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Sunday, 8 March 2009

Goodbye, and Thank You

It's time for me to end this blog -- I think for good. The flimsiness of its anonymity has always felt like a liability, and the truth is I simply don't feel like posting any more.

Stuff is happening in my life at the moment. A lot of the groundwork for that stuff was laid with some help from this blog, which was a sounding board, a creative outlet, and a means to connect with some wise and wonderful people. Not for the first time, I'd like to thank C. L. Hanson for some unconventional common sense on sex and feminism, and the Exterminator for some encouragingly useful poetry feedback. I thank L. L. Barkat for her open friendliness and a window into a different viewpoint, and the chaplain for commenting sometimes when no-one else did. And Ebonmuse -- dare I say that you enriched my life gratuitously? I didn't need your blog, I just happened upon it and couldn't stop drinking it up (I think I'm still responsible for a couple of hits per day, even though I don't comment as much). Then I must thank Joffan and Eshu, who I remember engaging with in the comment section, and of course all the Nonbelieving Literati contributors -- and I must thank and apologise to everyone else who I have neglected to mention. Although I've stopped writing, I haven't stopped reading, so you may find me commenting now and again.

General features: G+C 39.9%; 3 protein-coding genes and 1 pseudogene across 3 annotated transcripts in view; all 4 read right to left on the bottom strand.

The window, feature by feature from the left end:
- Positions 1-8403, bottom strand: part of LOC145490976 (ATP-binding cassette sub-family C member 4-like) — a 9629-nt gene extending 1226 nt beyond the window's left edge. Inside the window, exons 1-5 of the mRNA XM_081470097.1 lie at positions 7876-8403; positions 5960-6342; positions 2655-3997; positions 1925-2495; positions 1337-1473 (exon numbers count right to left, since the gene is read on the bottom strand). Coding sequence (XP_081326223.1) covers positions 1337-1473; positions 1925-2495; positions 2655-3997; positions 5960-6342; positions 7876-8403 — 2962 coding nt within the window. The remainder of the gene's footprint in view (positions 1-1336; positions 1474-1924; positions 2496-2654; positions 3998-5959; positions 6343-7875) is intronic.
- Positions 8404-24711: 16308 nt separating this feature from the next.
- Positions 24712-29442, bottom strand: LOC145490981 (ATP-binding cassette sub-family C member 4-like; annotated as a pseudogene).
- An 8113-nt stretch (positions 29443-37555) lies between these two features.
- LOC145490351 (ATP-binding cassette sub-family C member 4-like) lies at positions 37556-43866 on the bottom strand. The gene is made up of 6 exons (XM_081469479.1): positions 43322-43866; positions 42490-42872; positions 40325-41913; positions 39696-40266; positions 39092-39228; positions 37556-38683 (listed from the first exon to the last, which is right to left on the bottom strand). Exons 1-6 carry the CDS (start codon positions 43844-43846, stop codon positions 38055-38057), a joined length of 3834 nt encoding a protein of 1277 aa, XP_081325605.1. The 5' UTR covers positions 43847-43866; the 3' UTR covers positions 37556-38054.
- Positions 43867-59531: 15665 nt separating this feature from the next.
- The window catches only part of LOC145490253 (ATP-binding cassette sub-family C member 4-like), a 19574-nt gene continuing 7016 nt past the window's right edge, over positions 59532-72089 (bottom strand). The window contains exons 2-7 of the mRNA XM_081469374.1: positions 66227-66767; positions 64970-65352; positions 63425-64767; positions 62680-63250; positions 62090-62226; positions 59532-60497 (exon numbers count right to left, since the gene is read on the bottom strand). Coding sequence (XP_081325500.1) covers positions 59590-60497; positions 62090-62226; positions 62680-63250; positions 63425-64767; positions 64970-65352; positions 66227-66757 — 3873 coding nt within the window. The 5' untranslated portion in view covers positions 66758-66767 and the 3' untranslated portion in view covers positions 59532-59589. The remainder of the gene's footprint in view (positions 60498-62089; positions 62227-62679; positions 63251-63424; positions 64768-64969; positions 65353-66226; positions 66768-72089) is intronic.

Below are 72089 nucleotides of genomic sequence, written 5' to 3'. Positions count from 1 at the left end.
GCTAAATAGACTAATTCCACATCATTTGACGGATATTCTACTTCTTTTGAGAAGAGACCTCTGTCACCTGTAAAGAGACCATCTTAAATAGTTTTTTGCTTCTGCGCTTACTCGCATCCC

Sorry, this is sounding like an Oscar acceptance speech, but it's heartfelt. I have gained so much from all of you.

Now, I always meant to blog about this clip from Doctor Who, and by luck the BBC have put it on Youtube almost exactly as I wanted it. Regrettably, it cannot be embedded, so if you wish to watch it, please disregard the youtube title. It is in fact the creation of the Earth, not the Universe, and it's a wonderful exposition of humanist philosophy, too.

No, but that's what you do, the human race. Make sense out of chaos! Marking it out with weddings and Christmas and calendars!